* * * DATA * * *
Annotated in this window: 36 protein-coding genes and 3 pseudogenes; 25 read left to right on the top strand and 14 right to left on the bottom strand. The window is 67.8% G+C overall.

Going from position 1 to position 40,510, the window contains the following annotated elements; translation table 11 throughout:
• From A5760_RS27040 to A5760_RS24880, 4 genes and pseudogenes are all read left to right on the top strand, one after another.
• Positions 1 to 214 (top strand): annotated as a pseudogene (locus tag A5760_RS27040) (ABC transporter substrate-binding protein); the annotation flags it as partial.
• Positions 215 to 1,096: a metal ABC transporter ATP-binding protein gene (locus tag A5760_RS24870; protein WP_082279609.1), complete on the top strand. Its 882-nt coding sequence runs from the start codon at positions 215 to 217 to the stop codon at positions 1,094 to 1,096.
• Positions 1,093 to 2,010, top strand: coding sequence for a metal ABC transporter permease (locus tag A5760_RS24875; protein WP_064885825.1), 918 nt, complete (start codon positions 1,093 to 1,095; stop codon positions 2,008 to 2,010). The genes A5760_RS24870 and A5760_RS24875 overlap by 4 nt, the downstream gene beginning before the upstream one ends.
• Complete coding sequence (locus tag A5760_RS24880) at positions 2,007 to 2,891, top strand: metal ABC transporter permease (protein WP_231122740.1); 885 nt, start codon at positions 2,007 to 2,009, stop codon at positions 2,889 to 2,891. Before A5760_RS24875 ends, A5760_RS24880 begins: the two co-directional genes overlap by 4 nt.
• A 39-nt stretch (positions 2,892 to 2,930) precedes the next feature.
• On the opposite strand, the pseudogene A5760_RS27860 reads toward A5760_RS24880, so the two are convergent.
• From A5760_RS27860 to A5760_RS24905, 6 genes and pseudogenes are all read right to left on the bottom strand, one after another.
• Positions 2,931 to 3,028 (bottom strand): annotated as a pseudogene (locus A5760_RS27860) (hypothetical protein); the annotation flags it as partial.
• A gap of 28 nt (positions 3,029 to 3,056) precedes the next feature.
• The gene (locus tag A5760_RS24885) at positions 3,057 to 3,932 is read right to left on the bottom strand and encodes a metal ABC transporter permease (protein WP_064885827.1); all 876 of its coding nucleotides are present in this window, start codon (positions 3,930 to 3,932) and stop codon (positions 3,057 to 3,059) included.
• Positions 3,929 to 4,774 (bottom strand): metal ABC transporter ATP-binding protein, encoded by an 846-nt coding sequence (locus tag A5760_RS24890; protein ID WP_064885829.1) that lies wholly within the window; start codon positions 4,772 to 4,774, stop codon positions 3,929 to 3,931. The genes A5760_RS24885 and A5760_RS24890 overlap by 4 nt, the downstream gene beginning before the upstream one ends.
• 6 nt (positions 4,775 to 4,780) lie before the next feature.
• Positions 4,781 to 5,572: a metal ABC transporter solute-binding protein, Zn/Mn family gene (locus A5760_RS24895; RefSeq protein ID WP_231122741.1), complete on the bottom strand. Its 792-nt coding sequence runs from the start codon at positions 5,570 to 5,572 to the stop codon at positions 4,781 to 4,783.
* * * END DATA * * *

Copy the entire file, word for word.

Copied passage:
Annotated in this window: 36 protein-coding genes and 3 pseudogenes; 25 read left to right on the top strand and 14 right to left on the bottom strand. The window is 67.8% G+C overall.

Going from position 1 to position 40,510, the window contains the following annotated elements; translation table 11 throughout:
• From A5760_RS27040 to A5760_RS24880, 4 genes and pseudogenes are all read left to right on the top strand, one after another.
• Positions 1 to 214 (top strand): annotated as a pseudogene (locus tag A5760_RS27040) (ABC transporter substrate-binding protein); the annotation flags it as partial.
• Positions 215 to 1,096: a metal ABC transporter ATP-binding protein gene (locus tag A5760_RS24870; protein WP_082279609.1), complete on the top strand. Its 882-nt coding sequence runs from the start codon at positions 215 to 217 to the stop codon at positions 1,094 to 1,096.
• Positions 1,093 to 2,010, top strand: coding sequence for a metal ABC transporter permease (locus tag A5760_RS24875; protein WP_064885825.1), 918 nt, complete (start codon positions 1,093 to 1,095; stop codon positions 2,008 to 2,010). The genes A5760_RS24870 and A5760_RS24875 overlap by 4 nt, the downstream gene beginning before the upstream one ends.
• Complete coding sequence (locus tag A5760_RS24880) at positions 2,007 to 2,891, top strand: metal ABC transporter permease (protein WP_231122740.1); 885 nt, start codon at positions 2,007 to 2,009, stop codon at positions 2,889 to 2,891. Before A5760_RS24875 ends, A5760_RS24880 begins: the two co-directional genes overlap by 4 nt.
• A 39-nt stretch (positions 2,892 to 2,930) precedes the next feature.
• On the opposite strand, the pseudogene A5760_RS27860 reads toward A5760_RS24880, so the two are convergent.
• From A5760_RS27860 to A5760_RS24905, 6 genes and pseudogenes are all read right to left on the bottom strand, one after another.
• Positions 2,931 to 3,028 (bottom strand): annotated as a pseudogene (locus A5760_RS27860) (hypothetical protein); the annotation flags it as partial.
• A gap of 28 nt (positions 3,029 to 3,056) precedes the next feature.
• The gene (locus tag A5760_RS24885) at positions 3,057 to 3,932 is read right to left on the bottom strand and encodes a metal ABC transporter permease (protein WP_064885827.1); all 876 of its coding nucleotides are present in this window, start codon (positions 3,930 to 3,932) and stop codon (positions 3,057 to 3,059) included.
• Positions 3,929 to 4,774 (bottom strand): metal ABC transporter ATP-binding protein, encoded by an 846-nt coding sequence (locus tag A5760_RS24890; protein ID WP_064885829.1) that lies wholly within the window; start codon positions 4,772 to 4,774, stop codon positions 3,929 to 3,931. The genes A5760_RS24885 and A5760_RS24890 overlap by 4 nt, the downstream gene beginning before the upstream one ends.
• 6 nt (positions 4,775 to 4,780) lie before the next feature.
• Positions 4,781 to 5,572: a metal ABC transporter solute-binding protein, Zn/Mn family gene (locus A5760_RS24895; RefSeq protein ID WP_231122741.1), complete on the bottom strand. Its 792-nt coding sequence runs from the start codon at positions 5,570 to 5,572 to the stop codon at positions 4,781 to 4,783.